Getting organized isn’t just about being efficient with your time, following up on details, and doing a great job. Although that’s all really good stuff, getting organized is also about finding an inner calm, an inner peace knowing that you’re doing work that is true to who you are and that shares your unique gifts with the world.
In The Power of Moments, Chip and Dan Heath write about Bonnie Ware, a palliative care nurse who served patients in their final weeks of life. Here’s what Bonnie heard as her patients’ five most common regrets.
- I wish I’d had the courage to live a life true to myself, not the life others expected of me.
- I wish I hadn’t worked so hard.
- I wish I had the courage to express my feelings.
- I wish I had stayed in touch with my friends.
- I wish I had let myself be happier.
Bonnie adds that many of her patients, “did not realize until the end that happiness is a choice. They had stayed stuck in old patterns and habits.”
So you’re alive. You have time. What can you do now to make sure you don’t have these kind of regrets on your deathbed?
How about spending time thinking about what you love to do more than anything – and then figuring out a way to make more time for that?
We’re easily shaped by our parents and grandparent’s wishes and views of us. And siblings, spouses, coworkers, and friends all influence us as do prior commitments. That’s great if all of that supports the you that only you know best. But where it doesn’t is when you’ve got to figure out for yourself what track you want to be on – and then get on that track.
How about being intentional about how you spend each day?
It’s easy to get sucked into projects and work that don’t match who you are. If you’re working on something that makes you yawn, stop, close your eyes, and take a deep breath. Plant your feet firmly on the floor, stretch your arms wide above you, and ask the Universe to send you a better idea for how to spend your time that will bring you energy rather than draining you of energy. Listen to the silence for answers. Then open your eyes, let out your breath, and see, really see, what’s in front of you.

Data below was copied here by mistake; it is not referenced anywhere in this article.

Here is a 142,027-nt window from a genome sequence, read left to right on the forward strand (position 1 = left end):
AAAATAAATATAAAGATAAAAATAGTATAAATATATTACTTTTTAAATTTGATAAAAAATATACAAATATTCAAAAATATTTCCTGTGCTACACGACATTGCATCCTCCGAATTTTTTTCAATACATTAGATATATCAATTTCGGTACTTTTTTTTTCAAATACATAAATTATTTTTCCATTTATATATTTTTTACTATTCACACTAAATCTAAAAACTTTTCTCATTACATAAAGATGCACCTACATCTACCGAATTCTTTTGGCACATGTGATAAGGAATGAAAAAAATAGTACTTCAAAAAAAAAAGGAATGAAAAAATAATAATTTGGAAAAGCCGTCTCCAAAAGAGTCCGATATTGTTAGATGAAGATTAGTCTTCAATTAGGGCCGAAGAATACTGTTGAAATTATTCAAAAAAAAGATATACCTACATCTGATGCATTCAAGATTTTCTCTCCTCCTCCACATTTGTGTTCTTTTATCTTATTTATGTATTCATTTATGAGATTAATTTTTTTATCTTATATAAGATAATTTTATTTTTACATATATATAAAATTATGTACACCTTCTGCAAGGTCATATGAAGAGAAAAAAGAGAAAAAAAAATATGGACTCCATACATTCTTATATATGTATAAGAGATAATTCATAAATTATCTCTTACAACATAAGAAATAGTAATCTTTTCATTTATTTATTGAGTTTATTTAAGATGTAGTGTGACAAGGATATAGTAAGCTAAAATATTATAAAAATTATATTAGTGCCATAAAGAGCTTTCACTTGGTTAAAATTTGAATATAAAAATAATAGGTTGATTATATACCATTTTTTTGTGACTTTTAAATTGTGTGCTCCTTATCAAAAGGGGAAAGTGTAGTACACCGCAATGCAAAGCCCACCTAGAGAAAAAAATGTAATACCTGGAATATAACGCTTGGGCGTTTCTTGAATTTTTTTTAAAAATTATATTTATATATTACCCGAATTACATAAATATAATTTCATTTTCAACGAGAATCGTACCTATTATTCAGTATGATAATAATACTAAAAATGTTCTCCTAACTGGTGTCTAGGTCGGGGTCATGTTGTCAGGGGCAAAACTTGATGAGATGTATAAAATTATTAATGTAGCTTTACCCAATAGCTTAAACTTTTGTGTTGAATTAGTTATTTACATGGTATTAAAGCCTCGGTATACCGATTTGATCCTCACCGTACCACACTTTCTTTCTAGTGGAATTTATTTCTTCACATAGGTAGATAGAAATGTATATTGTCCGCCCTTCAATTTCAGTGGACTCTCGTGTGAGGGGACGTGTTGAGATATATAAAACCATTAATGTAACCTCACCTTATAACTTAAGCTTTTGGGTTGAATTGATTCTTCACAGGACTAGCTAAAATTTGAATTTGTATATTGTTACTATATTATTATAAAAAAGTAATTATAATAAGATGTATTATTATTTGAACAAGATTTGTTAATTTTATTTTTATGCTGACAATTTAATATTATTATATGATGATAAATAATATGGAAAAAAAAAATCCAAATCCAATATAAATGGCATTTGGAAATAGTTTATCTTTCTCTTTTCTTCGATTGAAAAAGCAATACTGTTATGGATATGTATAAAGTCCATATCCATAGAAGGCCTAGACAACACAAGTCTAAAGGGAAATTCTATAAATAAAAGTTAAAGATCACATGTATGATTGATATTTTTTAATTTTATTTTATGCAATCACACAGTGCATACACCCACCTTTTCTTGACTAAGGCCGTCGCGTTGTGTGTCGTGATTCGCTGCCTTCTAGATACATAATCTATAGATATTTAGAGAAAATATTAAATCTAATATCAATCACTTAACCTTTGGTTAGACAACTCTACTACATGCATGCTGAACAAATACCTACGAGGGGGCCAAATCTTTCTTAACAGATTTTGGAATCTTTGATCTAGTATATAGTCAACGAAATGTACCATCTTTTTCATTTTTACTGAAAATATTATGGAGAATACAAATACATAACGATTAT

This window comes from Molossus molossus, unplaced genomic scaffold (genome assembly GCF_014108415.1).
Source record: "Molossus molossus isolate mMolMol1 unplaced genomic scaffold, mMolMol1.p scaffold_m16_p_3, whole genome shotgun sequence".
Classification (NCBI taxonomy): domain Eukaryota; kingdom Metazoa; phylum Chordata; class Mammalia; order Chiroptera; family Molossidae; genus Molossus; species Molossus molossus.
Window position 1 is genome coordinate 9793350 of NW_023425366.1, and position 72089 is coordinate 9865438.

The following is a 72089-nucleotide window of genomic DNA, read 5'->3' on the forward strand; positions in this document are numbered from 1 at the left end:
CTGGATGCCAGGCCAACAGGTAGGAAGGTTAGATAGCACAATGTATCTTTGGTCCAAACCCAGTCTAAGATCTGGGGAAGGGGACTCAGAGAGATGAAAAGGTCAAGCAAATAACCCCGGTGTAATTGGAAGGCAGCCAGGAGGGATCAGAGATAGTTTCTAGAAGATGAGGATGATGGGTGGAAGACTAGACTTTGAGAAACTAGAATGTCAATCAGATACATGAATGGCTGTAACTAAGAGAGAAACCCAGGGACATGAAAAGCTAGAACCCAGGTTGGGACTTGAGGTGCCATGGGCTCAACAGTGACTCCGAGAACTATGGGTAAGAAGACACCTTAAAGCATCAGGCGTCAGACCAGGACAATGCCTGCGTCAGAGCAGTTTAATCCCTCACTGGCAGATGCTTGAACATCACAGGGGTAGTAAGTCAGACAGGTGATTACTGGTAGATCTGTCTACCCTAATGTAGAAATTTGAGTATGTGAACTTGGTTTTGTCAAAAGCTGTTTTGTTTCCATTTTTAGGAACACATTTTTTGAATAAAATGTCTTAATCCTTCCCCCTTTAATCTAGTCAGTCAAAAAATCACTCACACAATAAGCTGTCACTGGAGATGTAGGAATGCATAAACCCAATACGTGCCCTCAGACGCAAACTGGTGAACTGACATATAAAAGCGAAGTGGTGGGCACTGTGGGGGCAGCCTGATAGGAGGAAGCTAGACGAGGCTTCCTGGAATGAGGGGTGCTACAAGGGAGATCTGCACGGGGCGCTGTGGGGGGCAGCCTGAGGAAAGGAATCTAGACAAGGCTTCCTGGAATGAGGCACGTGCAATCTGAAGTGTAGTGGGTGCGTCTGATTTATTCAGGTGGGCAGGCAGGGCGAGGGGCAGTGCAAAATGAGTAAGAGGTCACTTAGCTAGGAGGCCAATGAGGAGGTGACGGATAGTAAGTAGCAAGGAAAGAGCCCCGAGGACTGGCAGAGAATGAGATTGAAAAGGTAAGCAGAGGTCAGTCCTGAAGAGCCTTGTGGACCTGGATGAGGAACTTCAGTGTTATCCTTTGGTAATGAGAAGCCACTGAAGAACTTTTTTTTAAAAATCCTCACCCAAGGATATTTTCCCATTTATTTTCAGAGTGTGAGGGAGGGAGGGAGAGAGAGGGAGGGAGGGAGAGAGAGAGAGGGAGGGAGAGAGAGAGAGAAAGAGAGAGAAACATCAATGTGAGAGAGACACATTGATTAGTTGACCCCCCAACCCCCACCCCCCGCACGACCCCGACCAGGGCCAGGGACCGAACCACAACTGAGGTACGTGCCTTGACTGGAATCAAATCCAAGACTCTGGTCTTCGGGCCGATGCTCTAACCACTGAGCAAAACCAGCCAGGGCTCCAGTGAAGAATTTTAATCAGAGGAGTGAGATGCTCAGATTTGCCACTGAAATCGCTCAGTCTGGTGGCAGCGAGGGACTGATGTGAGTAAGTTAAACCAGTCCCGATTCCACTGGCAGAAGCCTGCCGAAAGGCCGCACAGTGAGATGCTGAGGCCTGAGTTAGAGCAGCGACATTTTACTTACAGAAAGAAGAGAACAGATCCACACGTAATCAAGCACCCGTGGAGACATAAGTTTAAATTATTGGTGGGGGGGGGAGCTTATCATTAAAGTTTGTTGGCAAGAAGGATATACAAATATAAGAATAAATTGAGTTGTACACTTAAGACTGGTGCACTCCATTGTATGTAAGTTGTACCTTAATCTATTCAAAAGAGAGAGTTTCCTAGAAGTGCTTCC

How about practicing courage by being honest with yourself and saying what’s on your mind?
Don’t be unkind or judgmental with others or with yourself. But be honest. Be sincere. And don’t be afraid to let the real you out. What have you got hidden in there that we need to know about?
How about spending some time this week thinking about connection?
Who do you love spending time with that you haven’t seen in awhile? We all have an expiration date, and friendships need nurturing. Who is ready and waiting for you to call for a coffee date, a run in the park, or a simple visit?
How about breaking from your script and finding moments of elevation and inspiration instead?
We are creatures of habit; that’s how we survive in good part. But if your script isn’t working for you, write a new one.
We all die – you can’t get around it. But wouldn’t it be nice to have a big smile on your face as you depart, and to feel a sincere gladness that you gave your all while you were here. That you lived your life to the fullest. That you lived your life with focus and energy. That you’re leaving with no regrets?
Happiness is a choice. Chose happiness.
This is a big challenge. I’d love to hear your thoughts!
I’ll leave you with a couple of shots of a friend-pack that gathers daily to work and hang out in Kettle Cove, Maine.
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One thought on “Regrets of the dying”
Great post today and words we all need to hear – and put into practice!
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